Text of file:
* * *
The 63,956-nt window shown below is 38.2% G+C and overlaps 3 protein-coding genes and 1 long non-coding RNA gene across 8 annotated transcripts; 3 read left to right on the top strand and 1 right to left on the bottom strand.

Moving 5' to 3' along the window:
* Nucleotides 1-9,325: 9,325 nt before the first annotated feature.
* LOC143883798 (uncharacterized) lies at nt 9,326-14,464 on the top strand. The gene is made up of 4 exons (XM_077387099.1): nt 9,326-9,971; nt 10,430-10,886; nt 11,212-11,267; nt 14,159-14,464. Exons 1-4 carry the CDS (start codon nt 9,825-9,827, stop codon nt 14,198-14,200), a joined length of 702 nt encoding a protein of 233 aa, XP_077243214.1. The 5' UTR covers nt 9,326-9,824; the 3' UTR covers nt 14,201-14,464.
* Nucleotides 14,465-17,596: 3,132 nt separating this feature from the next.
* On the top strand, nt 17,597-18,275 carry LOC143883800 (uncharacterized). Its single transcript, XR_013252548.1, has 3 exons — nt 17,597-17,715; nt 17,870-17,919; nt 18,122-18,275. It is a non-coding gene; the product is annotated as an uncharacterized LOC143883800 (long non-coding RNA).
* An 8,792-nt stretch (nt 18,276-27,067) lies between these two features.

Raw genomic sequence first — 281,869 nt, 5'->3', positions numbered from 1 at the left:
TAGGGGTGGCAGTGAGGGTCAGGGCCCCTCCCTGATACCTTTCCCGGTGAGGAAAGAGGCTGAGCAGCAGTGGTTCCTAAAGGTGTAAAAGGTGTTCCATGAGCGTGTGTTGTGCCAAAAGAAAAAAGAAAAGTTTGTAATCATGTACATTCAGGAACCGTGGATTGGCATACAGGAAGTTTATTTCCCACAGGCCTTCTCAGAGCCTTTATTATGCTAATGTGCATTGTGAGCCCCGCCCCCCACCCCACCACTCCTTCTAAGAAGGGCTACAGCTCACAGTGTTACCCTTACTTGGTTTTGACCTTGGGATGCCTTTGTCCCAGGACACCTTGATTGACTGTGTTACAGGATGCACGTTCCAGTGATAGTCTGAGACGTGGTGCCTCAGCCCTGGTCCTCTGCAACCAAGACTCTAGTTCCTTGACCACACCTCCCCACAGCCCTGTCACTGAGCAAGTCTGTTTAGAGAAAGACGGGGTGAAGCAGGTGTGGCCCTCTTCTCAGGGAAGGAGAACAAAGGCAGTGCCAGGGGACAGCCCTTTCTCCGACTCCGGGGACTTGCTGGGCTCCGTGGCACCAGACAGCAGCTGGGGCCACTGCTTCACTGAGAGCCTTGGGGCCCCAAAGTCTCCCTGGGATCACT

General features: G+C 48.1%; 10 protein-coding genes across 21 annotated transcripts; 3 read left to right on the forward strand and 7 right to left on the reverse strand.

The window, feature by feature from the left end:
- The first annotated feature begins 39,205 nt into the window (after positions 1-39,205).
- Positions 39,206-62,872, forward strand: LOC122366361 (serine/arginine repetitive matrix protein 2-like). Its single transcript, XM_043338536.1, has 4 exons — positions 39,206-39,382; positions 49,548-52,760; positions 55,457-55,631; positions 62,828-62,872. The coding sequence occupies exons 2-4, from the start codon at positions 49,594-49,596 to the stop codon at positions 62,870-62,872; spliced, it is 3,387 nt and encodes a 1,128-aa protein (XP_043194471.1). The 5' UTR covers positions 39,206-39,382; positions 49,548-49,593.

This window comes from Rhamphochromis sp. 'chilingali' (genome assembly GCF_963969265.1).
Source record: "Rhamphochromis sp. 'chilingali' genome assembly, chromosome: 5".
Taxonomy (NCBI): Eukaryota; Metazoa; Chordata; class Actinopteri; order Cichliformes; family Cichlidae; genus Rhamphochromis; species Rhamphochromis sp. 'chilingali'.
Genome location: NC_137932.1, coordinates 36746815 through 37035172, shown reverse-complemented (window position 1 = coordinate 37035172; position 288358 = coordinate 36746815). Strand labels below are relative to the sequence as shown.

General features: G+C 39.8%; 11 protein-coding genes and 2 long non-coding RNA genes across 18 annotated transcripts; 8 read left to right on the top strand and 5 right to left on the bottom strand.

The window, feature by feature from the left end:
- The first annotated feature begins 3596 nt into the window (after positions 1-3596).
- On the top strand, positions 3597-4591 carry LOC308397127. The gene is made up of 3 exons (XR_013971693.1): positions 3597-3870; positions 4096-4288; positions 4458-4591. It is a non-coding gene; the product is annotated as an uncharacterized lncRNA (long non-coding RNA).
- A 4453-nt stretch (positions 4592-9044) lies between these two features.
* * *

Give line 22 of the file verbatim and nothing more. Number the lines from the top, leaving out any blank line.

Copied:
- A 4453-nt stretch (positions 4592-9044) lies between these two features.